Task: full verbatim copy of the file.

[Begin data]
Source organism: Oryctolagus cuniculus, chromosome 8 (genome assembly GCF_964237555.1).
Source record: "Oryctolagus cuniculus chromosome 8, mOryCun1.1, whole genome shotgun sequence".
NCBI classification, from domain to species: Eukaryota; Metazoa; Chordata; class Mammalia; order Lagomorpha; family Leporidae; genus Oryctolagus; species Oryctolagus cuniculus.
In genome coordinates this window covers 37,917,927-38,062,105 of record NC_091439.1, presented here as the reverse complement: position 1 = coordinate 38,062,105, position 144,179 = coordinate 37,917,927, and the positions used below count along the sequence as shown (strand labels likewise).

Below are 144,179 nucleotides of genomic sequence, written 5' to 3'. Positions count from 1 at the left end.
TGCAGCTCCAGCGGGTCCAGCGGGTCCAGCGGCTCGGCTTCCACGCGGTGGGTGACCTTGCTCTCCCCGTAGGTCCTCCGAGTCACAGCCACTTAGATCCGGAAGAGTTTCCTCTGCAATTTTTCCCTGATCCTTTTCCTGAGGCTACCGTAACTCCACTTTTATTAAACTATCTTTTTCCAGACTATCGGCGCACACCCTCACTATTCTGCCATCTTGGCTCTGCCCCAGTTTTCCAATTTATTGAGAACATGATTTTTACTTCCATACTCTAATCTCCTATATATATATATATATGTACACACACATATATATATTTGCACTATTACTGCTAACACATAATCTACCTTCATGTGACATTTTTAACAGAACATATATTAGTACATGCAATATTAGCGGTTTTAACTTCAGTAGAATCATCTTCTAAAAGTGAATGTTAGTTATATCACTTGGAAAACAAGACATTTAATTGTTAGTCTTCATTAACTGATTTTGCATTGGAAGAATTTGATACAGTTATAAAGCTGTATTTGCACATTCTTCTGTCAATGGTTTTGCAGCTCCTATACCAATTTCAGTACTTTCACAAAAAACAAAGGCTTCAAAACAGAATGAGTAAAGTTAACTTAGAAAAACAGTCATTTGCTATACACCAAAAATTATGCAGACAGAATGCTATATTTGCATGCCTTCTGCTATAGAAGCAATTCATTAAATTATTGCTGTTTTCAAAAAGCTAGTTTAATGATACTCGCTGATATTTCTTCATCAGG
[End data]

Source organism: Oryctolagus cuniculus, chromosome 8 (genome assembly GCF_964237555.1).
Source record: "Oryctolagus cuniculus chromosome 8, mOryCun1.1, whole genome shotgun sequence".
NCBI classification, from domain to species: Eukaryota; Metazoa; Chordata; class Mammalia; order Lagomorpha; family Leporidae; genus Oryctolagus; species Oryctolagus cuniculus.
In genome coordinates this window covers 37,917,927-38,062,105 of record NC_091439.1, presented here as the reverse complement: position 1 = coordinate 38,062,105, position 144,179 = coordinate 37,917,927, and the positions used below count along the sequence as shown (strand labels likewise).

Below are 144,179 nucleotides of genomic sequence, written 5' to 3'. Positions count from 1 at the left end.
TGCAGCTCCAGCGGGTCCAGCGGGTCCAGCGGCTCGGCTTCCACGCGGTGGGTGACCTTGCTCTCCCCGTAGGTCCTCCGAGTCACAGCCACTTAGATCCGGAAGAGTTTCCTCTGCAATTTTTCCCTGATCCTTTTCCTGAGGCTACCGTAACTCCACTTTTATTAAACTATCTTTTTCCAGACTATCGGCGCACACCCTCACTATTCTGCCATCTTGGCTCTGCCCCAGTTTTCCAATTTATTGAGAACATGATTTTTACTTCCATACTCTAATCTCCTATATATATATATATATGTACACACACATATATATATTTGCACTATTACTGCTAACACATAATCTACCTTCATGTGACATTTTTAACAGAACATATATTAGTACATGCAATATTAGCGGTTTTAACTTCAGTAGAATCATCTTCTAAAAGTGAATGTTAGTTATATCACTTGGAAAACAAGACATTTAATTGTTAGTCTTCATTAACTGATTTTGCATTGGAAGAATTTGATACAGTTATAAAGCTGTATTTGCACATTCTTCTGTCAATGGTTTTGCAGCTCCTATACCAATTTCAGTACTTTCACAAAAAACAAAGGCTTCAAAACAGAATGAGTAAAGTTAACTTAGAAAAACAGTCATTTGCTATACACCAAAAATTATGCAGACAGAATGCTATATTTGCATGCCTTCTGCTATAGAAGCAATTCATTAAATTATTGCTGTTTTCAAAAAGCTAGTTTAATGATACTCGCTGATATTTCTTCATCAGG